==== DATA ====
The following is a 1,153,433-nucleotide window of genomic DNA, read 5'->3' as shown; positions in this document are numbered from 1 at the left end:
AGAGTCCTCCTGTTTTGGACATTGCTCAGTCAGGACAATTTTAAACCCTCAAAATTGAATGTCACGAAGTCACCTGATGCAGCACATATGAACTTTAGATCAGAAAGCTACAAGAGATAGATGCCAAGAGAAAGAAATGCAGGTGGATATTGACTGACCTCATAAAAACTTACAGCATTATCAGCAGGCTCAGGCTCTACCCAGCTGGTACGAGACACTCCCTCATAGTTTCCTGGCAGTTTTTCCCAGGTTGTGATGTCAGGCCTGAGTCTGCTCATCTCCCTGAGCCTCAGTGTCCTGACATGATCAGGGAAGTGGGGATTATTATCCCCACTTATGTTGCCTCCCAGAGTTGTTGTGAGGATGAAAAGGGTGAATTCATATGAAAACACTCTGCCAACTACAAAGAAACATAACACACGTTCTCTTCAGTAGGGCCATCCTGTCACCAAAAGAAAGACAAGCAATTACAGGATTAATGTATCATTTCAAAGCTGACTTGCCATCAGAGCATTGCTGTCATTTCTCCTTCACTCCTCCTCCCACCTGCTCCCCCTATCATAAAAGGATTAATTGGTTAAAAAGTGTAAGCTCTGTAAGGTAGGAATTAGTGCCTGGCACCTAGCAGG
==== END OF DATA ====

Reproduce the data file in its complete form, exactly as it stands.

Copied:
The following is a 1,153,433-nucleotide window of genomic DNA, read 5'->3' as shown; positions in this document are numbered from 1 at the left end:
AGAGTCCTCCTGTTTTGGACATTGCTCAGTCAGGACAATTTTAAACCCTCAAAATTGAATGTCACGAAGTCACCTGATGCAGCACATATGAACTTTAGATCAGAAAGCTACAAGAGATAGATGCCAAGAGAAAGAAATGCAGGTGGATATTGACTGACCTCATAAAAACTTACAGCATTATCAGCAGGCTCAGGCTCTACCCAGCTGGTACGAGACACTCCCTCATAGTTTCCTGGCAGTTTTTCCCAGGTTGTGATGTCAGGCCTGAGTCTGCTCATCTCCCTGAGCCTCAGTGTCCTGACATGATCAGGGAAGTGGGGATTATTATCCCCACTTATGTTGCCTCCCAGAGTTGTTGTGAGGATGAAAAGGGTGAATTCATATGAAAACACTCTGCCAACTACAAAGAAACATAACACACGTTCTCTTCAGTAGGGCCATCCTGTCACCAAAAGAAAGACAAGCAATTACAGGATTAATGTATCATTTCAAAGCTGACTTGCCATCAGAGCATTGCTGTCATTTCTCCTTCACTCCTCCTCCCACCTGCTCCCCCTATCATAAAAGGATTAATTGGTTAAAAAGTGTAAGCTCTGTAAGGTAGGAATTAGTGCCTGGCACCTAGCAGG